Depending on whether or not you use a growth hormone, the root structure has two paths. If you use a growth hormone, then you can plant it in the Soil immediately. However, for those planting in pots, you will need to make sure the Soil is well-drained. To ensure that the Soil is well-drained, use a pot having drainage holes.
At this point, you can plant the cuttings in small pots, allowing you to move them around quickly, and transplant them to a bigger pot after the root is established. But, again, let the root be established before planting for those who choose to proceed without using a growth hormone.
Place the lower two inches (devoid of leaves) in a glass of water. Let it remain there for about 3-4 weeks, by which time you should notice roots sprouting out. Next, move the plant to your already prepped Soil, ensuring good contact so that the growth can continue immediately.
Observe for Growth
The weather will determine how long it will take for your rosemary plant to grow, but there should be evidence of active growth in about 6-8 weeks. A greenhouse offers the perfect conditions for the growth of Rosemary, but in its absence, store the plant in a warm area. If the weather in your area is warm, then you can store it outside. Transplant shock can cause some of the leaves of the Rosemary to turn yellow and black. If you notice this, cut off the affected leaves, creating room for new growth. At this point, you need to care for the plant, watering and adding manure where necessary.
Good to Read: Propagating Mint – Know Root Structure, Growth and Care
Benefits of Growing Rosemary from Cuttings
In addition to a higher success rate for producing a new plant, other benefits come with growing Rosemary from cuttings. These include:
Earlier Harvest: Unlike with seeds, Rosemary propagated from cuttings will mature and produce quicker than that propagated from seed. It takes just a few months to mature to its proper size, and the harvest won’t be far behind.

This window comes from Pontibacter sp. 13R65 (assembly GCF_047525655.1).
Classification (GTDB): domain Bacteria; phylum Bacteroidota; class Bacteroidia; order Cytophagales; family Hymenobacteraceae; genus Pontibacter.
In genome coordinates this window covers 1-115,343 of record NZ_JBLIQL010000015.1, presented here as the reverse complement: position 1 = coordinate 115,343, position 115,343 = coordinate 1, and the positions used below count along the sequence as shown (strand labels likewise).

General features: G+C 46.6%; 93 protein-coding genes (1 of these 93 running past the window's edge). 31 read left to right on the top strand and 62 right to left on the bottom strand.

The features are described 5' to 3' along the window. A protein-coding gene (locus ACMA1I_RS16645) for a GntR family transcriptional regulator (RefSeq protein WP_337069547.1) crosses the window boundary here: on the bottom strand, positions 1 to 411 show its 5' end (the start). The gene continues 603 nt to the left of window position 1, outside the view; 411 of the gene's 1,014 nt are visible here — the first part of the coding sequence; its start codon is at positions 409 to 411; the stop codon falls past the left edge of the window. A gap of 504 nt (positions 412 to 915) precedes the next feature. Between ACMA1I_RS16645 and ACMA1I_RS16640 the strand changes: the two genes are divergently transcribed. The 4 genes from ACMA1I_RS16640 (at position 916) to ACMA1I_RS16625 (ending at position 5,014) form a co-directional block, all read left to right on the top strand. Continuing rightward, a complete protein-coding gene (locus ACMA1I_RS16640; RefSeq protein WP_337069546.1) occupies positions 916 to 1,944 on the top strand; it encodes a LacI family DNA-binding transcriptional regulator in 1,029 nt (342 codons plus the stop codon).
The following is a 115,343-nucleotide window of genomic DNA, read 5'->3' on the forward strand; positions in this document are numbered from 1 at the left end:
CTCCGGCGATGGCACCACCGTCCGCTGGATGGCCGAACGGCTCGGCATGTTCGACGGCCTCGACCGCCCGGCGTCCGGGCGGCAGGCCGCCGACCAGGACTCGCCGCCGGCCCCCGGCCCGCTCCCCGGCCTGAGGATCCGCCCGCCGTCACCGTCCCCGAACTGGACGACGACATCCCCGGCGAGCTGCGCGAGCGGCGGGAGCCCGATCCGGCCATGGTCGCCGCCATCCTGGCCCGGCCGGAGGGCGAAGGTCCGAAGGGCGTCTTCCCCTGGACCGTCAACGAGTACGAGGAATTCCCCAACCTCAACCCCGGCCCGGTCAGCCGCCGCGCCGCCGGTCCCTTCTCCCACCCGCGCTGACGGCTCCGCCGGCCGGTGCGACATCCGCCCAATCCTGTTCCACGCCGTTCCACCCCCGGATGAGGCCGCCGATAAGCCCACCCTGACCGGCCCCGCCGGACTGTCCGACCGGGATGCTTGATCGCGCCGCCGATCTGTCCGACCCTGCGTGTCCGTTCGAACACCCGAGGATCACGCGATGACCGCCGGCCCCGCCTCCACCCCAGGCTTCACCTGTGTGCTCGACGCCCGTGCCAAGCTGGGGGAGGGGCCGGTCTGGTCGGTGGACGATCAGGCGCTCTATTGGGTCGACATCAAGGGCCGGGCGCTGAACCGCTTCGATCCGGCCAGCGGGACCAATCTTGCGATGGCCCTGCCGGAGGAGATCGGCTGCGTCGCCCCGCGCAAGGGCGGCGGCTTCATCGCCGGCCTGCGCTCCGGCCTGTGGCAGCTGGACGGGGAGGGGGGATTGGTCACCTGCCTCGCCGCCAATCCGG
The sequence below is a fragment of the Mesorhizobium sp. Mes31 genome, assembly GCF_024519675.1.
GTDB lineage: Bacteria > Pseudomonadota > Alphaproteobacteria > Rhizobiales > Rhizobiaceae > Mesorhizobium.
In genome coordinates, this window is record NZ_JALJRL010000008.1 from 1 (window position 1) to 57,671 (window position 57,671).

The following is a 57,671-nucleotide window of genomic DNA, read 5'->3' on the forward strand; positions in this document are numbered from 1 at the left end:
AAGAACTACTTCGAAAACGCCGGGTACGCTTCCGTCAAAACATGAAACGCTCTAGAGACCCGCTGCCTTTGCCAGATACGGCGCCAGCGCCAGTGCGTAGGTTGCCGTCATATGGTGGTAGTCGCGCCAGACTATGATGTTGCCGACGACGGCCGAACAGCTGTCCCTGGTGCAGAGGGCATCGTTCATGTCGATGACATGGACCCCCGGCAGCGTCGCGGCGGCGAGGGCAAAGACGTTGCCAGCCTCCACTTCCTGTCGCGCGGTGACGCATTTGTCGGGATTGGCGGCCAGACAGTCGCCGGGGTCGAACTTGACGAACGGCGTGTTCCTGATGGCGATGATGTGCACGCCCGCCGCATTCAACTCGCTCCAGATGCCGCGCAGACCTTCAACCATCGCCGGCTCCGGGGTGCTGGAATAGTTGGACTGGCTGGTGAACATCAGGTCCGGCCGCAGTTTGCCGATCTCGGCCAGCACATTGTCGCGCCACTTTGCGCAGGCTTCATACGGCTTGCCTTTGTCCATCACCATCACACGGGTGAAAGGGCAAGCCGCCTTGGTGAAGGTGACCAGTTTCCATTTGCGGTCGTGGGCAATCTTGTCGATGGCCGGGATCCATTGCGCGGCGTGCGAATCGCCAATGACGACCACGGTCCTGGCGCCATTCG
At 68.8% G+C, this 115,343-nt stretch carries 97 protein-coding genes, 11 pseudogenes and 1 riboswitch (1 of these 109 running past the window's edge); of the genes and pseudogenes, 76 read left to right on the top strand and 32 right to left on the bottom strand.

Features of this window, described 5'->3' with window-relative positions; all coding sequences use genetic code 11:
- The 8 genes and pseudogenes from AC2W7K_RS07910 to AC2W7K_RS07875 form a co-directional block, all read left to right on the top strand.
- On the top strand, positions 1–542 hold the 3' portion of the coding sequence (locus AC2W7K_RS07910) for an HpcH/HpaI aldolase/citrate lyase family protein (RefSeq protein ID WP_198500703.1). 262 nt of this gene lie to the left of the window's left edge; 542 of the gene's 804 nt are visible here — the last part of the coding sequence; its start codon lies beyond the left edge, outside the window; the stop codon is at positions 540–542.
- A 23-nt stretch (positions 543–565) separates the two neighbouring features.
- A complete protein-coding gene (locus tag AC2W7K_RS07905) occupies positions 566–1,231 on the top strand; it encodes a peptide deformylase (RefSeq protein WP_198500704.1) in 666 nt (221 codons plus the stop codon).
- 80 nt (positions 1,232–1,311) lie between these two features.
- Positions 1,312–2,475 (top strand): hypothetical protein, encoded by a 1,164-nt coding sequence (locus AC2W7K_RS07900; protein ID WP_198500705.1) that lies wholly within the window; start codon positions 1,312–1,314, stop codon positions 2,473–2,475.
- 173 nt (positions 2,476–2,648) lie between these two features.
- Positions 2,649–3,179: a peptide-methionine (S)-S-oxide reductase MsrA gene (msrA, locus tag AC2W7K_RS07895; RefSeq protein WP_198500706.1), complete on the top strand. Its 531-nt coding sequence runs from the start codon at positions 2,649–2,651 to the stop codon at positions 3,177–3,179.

No variation: The resulting plant will be a copy of the original. This way, you can continue growing copies of the same plant with all the qualities that you find desirable. The plant will maintain any disease resistance as the original, tasting and feeling the same as well.
Free extra copies: You may want to make more of them when you have a plant you like. You will be getting more copies of the same rosemary plant at no extra cost. You can make many cuttings on one rosemary plant without damaging it.
Propagating Rosemary from Seeds
If you have seeds, propagating Rosemary isn’t all that different from the process involving cuttings. The process includes:
- Get about 10-15 seeds.
- Soak them in water overnight.
- Spread the soaked seeds on the soil or compost mixture.
- Pour a layer of soil over the seeds.
- Allow it to germinate. This may take as many as three months.
Caring for Rosemary
Once your rosemary plant has grown, you will need to maintain it. Maintenance practices to help keep your Rosemary healthy and improve your harvest include:
- Give the plant at least 6 hours of direct sunlight daily. This only applies to the summer as it won’t be possible come winter.
- Water the soil per the plant’s needs. Whenever you notice the soil is looking dry, then you should water it.
- Transplant when needed: The rosemary plant is bound to outgrow the pot you have planted it in. It would help if you transplanted it into a different container or a permanent spot on the ground when that happens.
- Prune the plant regularly to give it a defined shape.
Growing Rosemary Indoors in the Winter
Rosemary is a plant that typically prefers the summertime. Sunlight and warmth are essential to the overall health of the plant. If you are growing a rosemary plant indoors during the winter, here are some tips to help you get by:
- Keep it separate from other plants
- Place the Rosemary close to a light source
- Keep the soil moist
- Store away from any heat sources
- Inspect the plant for any pests and diseases.
Frequently Asked Questions (FAQs)
Q: How long does it take for rosemary seeds to germinate
A: It can take up to three months for rosemary seeds to germinate
Q: Can trimming and propagating encourage plant growth
A: Yes, pruning and propagating will encourage growth, especially where some leaves are sick.
Q: What is the best way to propagate Rosemary?
A: Cuttings. Cutting will not only germinate easily but will produce the same plant as the original
Q: How to Propagate Rosemary From Cuttings
A: If you prefer audiovisual learning, follow the video description in this link.
Q: Rosemary cuttings propagated in water: leaves start to turn black/rotten when I transferred to soil
A: This is most likely because you’re overwatering the plant. Water a little less, and this should help.